In response to this accusation, many theoretical economists will argue that, from looking at the work itself, we have no basis for distinguishing between valid, scientific economic theory, and invalid, unscientific economic theory. Nevertheless, I would like to propose a very simple test could enable us to make this distinction: We look at the assumptions made in the analysis, and ask, “Can an alternative set of equally defensible assumptions be made that will lead to very different conclusions?” If the answer is “Yes,” then conclusions of the research in question have no degree of certainty—implying that the research has not contributed to our understanding of how the real world works. If those conclusions are then used to provide a false understanding of how the real world works, then this is simply a deception, which may be harmful in various respects. (Payson 2017, 52-53)

Let us call economic theory that falls under this category “unscientific economic theory” to bring home the point that science plays no role in justifying the existence of such self-serving conceptual games…. So why has the problem not been solved? The answer is that this solution or anything like it, cannot be heard by unscientific theoretical economists—it falls on deaf ears. (Payson 2017, 53)

Selling New Terminology and Supposedly New Concepts

(….) In many cases new terminology is offered in literature-only discourse as the basis for a new theoretical model that appears to capture an important concept. In general, the important concept is already known and understood under different names. Nevertheless, when a prominent theoretical economist presents a new term that they promote as a “new concept,” and at the same time present a very elaborate and sophisticated model to supposedly “explain” the concept in mathematical terms, it may appear, especially to naïve observers, that their research has truly discovered something important. Many may have trouble distinguishing in their own minds the value of the new terminology from the value of the arbitrary assumptions that were used to create a sophisticated model to explain it. (Payson 2017, 60)

Prematurity in Scientific Discovery

Scientists and historians can cite many cases of scientific and technological claims, hypotheses, and proposals that, viewed in retrospect, have apparently taken an unaccountably long time to be recognized, endorsed, or integrated into accepted knowledge and practice. Indeed, some have had to await independent formulation. (Hook 2002, 3)

(….) One may classify at least five grounds on which scientific claims or hypotheses—even those later achieving widespread recognition or endorsement—may be rejected at first offering. In addition to prematurity …, investigators may reject or choose to not follow up on a scientific report or hypothesis because (1) they are unaware of it, (2) having reviewed it, they judge it to be of no immediate relevance to their current work and therefore ignore it, (3) they harbor inappropriate prejudice against some aspect of the claim or its proponent, or (4) it appears to clash directly with their observation or experience. (Hook 2002, 4)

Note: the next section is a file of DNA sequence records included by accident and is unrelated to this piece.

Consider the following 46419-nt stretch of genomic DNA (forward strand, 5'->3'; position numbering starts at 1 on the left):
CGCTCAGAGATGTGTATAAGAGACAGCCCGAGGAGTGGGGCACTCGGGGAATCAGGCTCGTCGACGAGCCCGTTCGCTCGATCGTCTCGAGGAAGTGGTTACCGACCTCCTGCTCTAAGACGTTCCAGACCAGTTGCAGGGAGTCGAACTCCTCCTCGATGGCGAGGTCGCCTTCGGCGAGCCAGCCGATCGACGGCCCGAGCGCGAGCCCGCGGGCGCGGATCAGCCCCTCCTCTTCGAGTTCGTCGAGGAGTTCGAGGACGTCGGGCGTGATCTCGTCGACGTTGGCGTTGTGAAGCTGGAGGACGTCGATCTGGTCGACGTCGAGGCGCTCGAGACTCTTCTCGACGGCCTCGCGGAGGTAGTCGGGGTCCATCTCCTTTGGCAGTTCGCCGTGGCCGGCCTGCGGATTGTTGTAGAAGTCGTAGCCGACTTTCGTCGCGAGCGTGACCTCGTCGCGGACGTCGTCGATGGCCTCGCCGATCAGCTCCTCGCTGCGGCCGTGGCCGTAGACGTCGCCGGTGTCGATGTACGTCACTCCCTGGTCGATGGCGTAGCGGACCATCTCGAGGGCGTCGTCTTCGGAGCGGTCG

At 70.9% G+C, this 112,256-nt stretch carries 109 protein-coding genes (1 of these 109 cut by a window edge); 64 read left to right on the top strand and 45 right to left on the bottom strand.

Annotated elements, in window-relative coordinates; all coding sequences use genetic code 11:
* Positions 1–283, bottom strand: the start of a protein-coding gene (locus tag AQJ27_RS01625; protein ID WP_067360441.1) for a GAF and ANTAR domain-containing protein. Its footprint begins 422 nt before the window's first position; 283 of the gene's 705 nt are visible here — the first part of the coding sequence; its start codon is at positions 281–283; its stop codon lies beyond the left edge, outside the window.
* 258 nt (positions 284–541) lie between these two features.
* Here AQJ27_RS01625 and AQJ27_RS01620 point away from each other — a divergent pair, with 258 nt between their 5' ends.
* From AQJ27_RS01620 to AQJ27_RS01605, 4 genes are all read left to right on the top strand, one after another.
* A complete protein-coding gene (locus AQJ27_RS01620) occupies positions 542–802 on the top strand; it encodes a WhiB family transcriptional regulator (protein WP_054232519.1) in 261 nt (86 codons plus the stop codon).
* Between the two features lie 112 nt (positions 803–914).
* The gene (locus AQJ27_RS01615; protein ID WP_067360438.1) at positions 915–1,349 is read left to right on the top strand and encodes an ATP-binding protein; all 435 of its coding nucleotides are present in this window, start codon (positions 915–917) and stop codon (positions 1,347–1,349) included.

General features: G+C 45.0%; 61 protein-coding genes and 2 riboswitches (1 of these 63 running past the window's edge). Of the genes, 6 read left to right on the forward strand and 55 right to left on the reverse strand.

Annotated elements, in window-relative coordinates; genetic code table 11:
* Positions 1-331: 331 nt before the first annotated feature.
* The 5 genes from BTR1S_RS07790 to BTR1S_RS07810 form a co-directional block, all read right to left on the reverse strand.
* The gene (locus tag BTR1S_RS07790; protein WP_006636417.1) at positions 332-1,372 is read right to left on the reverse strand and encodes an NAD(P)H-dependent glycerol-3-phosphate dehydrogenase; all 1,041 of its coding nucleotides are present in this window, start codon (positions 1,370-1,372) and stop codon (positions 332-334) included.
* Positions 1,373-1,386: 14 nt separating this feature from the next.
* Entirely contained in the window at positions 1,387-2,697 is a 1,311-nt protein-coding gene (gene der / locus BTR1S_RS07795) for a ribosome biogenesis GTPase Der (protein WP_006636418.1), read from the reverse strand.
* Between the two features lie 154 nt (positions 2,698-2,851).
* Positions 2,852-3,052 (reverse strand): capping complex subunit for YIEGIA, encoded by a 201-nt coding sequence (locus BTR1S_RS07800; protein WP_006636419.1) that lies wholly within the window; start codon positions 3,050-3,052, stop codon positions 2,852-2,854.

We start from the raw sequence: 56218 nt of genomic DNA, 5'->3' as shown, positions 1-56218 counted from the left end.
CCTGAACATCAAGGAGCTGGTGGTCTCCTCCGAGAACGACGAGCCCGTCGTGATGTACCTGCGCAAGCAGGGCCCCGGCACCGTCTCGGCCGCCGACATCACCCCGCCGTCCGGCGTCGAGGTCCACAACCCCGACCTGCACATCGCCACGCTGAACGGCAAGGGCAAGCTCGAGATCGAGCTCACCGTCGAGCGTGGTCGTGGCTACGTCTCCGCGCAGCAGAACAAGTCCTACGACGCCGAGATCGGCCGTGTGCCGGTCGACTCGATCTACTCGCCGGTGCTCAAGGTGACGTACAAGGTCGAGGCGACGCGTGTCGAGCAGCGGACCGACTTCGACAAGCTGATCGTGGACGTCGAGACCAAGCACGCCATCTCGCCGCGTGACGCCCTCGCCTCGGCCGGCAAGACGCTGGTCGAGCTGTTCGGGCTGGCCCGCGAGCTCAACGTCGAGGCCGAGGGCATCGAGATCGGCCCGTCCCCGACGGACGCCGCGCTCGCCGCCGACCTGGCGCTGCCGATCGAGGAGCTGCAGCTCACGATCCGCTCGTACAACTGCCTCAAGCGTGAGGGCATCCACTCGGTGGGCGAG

(….) Less readily overcome obstruction may stem from strong social forces—religious, ideological, political, and economic—that lead to challenge, rejection, or suppression. In practice, the only remedy may be to seek expression and circulation of the unrecognized, inhibited, or suppression ideas, proposals, and interventions in areas and social climates where the prohibitive factors do not reign. But in principle, in an enlightened society one may suggest some goals, some general social solutions to overcome the barriers. As obvious as they may be, I believe it worthwhile to list some of them: limitation of economic suppression of new inventions or useful technology, encouragement of ideological tolerance, opposition to implacable doctrinaire social forces, and most important tactically, attempts to disconnect the apparent implications of scientific discoveries from the feared ideological consequences. (Hook 2002, 6)

Factors related to but distinct from more global social forces concern resistance at the individual level. New scientific and technical discoveries may threaten not one’s economic welfare or ideological persuasion but rather the “psychic capital” invested in current scientific views—some involving one’s own work—challenged implicitly or explicitly by a new report. Of course the longer one has held views and invested energy in them, the more reluctant one may be to alter them. This inevitably results in conceptual inertia that some have associated with aging. And ranker reasons than those produced by hardening of cerebral arteries or of scientific beliefs may arise from prejudices of culture, nation, gender, ethnicity, or race. (Hook 2002, 6-7)

All these sources of resistance to discovery originate in what some have termed the “externalist” factors influencing science.[13] And for all the above factors, one may, in principle, suggest some types of science policies to address them. For instance, the review of work by referees without knowledge of its authors, as currently practiced by some journals, clearly diminishes effects of some types of prejudices that inappropriately inhibit publication. Editors close scrutiny of reviewers’ judgements may enable them to distinguish opinions based on wounded psychic capital from legitimate methodological objections. (Hook 2002, 7)

[13] For those not familiar with the term, it refers to factors extrinsic to the putative value-free application of the scientific method. Economic and/or social factors influencing scientific inquiry are externalist. This is opposed to an “internalist approach,” which focuses on those aspects of scientific inquiry seen traditionally as free of values except for the search for truth. The image most scientists have of the ideal working of science is of course the latter. Concern with issues of acceptance of a theory based on replication, falsification, and so on may be regarded as primarily internalist, and concern with those of class and economic factors as primarily externalist. But as has been pointed out on many occasions, it is really not possible to separate those absolutely. See, for example, Nagel 1950, esp. p. 22.